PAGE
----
Keene State duo recognized for botnet research
KEENE — A Keene State College professor and former student have been recognized by the IEEE Computer Society for their research on significant Internet security threats, called botnets.
Keene State College Assistant Professor of Computer Science Dr. Wei Lu and 2013 graduate Dan Garant started the research project in 2012 as a class project.
Garant initiated the project with Lu, but it really grew out of Lu’s hands-on teaching style, Garant said.
Lu told the class about several topics he had worked on previously and then encouraged students to reach out to him if they had an interest in pursuing any as a student project, Garant said.
“Wei’s really good about this because he understands what it takes to get students interested in terms of what its takes to get students to do advanced work,” he said.
Botnets pose some of the most serious threats to Internet networks today, Lu said.
Botnets are computers that are run by BotMasters — also known as hackers — to spread malicious applications that take over networks through spam email or fake websites.
“If you are not a computer expert and your computer is taken over by hackers, you could have no idea that is totally possible,” Lu said. “It’s not a real computer, it’s a zombie computer or bot.”
Hackers use tens of thousands of botnets to take down large networks or breach a network’s security, he said.
Lu and Garant use a web application called Weasel to simulate botnet behaviors in order to learn how hackers infect networks.
The research project is an international collaborative effort that began at University of New Brunswick, University of Victoria, and the Technological Crime Unit, Royal Canadian Mounted Police, and is now being researched at Keene State College.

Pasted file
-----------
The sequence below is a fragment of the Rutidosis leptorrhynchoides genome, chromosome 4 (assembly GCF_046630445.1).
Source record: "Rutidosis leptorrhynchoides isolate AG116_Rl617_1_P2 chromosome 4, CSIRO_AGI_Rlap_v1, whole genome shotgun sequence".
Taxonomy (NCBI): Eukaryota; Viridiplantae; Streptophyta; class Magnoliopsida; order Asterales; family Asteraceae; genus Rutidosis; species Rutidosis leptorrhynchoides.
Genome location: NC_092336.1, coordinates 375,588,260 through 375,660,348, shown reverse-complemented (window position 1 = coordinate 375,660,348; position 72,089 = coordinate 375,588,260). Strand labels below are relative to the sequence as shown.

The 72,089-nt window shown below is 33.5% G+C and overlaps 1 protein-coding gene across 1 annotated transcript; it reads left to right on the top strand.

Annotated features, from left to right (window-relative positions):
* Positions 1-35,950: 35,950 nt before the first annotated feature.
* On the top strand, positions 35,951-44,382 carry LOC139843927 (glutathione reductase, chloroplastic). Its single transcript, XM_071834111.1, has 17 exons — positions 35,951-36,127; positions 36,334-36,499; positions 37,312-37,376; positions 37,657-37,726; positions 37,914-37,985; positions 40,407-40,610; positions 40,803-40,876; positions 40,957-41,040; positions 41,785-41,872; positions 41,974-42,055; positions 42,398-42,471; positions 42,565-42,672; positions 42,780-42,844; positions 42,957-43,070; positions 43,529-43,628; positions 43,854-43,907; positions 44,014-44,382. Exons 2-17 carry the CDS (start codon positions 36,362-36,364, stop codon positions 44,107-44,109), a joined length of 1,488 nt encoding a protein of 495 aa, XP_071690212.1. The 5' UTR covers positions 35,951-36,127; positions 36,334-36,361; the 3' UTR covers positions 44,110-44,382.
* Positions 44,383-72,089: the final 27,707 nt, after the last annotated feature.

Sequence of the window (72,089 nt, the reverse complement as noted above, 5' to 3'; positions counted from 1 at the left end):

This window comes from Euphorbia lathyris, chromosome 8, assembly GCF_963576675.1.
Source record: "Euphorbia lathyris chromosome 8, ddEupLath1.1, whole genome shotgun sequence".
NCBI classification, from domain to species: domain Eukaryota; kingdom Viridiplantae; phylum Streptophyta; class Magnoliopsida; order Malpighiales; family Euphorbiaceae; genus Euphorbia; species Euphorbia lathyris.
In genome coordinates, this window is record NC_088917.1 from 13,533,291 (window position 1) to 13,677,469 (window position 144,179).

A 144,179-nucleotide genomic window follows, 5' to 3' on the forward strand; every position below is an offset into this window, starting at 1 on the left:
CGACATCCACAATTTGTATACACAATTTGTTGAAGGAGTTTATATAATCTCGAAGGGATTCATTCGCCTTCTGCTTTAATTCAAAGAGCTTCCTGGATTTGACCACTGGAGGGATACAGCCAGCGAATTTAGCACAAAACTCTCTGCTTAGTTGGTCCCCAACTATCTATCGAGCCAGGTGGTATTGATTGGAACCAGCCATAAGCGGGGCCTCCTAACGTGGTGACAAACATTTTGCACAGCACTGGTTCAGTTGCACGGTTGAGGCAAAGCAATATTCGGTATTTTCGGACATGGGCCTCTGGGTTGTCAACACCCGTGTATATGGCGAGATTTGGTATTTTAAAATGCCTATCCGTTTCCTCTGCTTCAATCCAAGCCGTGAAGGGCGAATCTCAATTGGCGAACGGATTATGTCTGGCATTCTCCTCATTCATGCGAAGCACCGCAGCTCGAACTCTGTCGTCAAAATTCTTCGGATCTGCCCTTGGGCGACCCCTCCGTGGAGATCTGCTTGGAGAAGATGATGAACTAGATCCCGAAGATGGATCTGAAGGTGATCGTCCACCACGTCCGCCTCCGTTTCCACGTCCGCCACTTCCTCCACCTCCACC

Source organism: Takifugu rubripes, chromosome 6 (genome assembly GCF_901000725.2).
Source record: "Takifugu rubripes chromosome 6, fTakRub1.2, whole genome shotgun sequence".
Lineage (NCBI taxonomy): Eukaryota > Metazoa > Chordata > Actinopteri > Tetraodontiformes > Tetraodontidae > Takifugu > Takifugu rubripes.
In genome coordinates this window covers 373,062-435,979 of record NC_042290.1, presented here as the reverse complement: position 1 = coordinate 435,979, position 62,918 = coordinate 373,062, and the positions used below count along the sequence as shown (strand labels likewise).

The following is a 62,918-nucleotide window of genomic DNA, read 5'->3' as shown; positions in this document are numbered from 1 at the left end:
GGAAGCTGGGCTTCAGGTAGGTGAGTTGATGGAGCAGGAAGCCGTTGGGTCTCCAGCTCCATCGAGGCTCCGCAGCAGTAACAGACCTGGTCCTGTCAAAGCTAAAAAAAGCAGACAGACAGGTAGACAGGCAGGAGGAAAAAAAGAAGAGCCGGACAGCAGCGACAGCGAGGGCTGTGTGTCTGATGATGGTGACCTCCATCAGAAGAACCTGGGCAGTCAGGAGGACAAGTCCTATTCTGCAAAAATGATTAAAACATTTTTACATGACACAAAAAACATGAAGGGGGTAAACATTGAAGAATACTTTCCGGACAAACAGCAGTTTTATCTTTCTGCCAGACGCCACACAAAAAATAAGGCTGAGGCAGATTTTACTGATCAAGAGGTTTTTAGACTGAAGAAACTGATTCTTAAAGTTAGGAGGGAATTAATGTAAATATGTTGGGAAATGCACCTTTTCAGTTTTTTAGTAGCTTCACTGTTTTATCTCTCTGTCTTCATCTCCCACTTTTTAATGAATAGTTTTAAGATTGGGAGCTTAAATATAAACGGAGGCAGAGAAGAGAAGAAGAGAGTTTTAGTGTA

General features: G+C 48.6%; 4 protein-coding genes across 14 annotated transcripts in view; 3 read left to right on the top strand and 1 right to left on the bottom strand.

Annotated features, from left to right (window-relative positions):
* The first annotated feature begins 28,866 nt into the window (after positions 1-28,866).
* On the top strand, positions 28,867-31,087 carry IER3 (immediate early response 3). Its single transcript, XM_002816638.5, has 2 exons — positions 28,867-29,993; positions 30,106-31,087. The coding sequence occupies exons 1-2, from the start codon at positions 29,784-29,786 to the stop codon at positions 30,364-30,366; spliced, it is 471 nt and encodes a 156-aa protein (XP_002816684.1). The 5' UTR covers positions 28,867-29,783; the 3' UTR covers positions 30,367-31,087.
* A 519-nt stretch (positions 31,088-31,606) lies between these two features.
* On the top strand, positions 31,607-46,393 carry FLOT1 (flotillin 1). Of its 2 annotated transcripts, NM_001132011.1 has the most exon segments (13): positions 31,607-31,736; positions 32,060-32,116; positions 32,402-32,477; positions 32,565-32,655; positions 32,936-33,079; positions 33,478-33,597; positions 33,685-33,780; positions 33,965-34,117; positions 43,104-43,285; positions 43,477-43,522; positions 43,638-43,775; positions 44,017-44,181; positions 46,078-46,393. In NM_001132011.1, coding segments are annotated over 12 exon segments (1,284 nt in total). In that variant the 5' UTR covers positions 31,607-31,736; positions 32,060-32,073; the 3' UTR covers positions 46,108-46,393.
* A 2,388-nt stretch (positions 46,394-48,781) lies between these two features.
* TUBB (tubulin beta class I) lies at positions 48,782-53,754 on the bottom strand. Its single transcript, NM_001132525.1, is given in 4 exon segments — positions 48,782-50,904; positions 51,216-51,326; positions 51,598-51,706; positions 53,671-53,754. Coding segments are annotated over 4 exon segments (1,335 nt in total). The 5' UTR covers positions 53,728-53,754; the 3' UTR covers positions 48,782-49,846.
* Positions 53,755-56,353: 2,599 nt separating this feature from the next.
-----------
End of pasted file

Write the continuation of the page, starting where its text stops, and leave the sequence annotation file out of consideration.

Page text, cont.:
Lu completed his doctorate at the University of Victoria in Canada where he originally began his research with this type of program.
After graduation he moved to Germany where he worked for the German Research Center for Artificial Intelligence. In 2007, he returned to Canada and joined the University of New Brunswick where he received his Professional Engineer certificate and Diploma in Undergraduate Teaching. He then worked for a start-up company that was bought by IBM and worked with the Royal Canadian Mounted Police in efforts to stop hackers. In 2010, Lu started research at Keene State.
Garant is currently earning his doctorate in computer science at the University of Massachusetts Amherst.
Lu and Garant presented their research in 2013 at the 27th IEEE International Conference on Advanced Information Networking and Applications, in Barcelona, Spain.
“I’m very happy that our work can be promoted to the public,” Lu said. “The botnet is actually considered the largest threat to the whole Internet.”
Garant said the success of the project and working with Lu led to his decision to further his education instead of going straight into the industry.
“This is sort of incredibly important in my decision to go to graduate school,” he said.
It is also a great source of pride to be part of stopping such a huge Internet threat, he said. “I think that there is a need to better detect and stop these botnets. And that’s what we’re developing.”
Lu and Garant hope to continue developing their research into a software and hardware solution.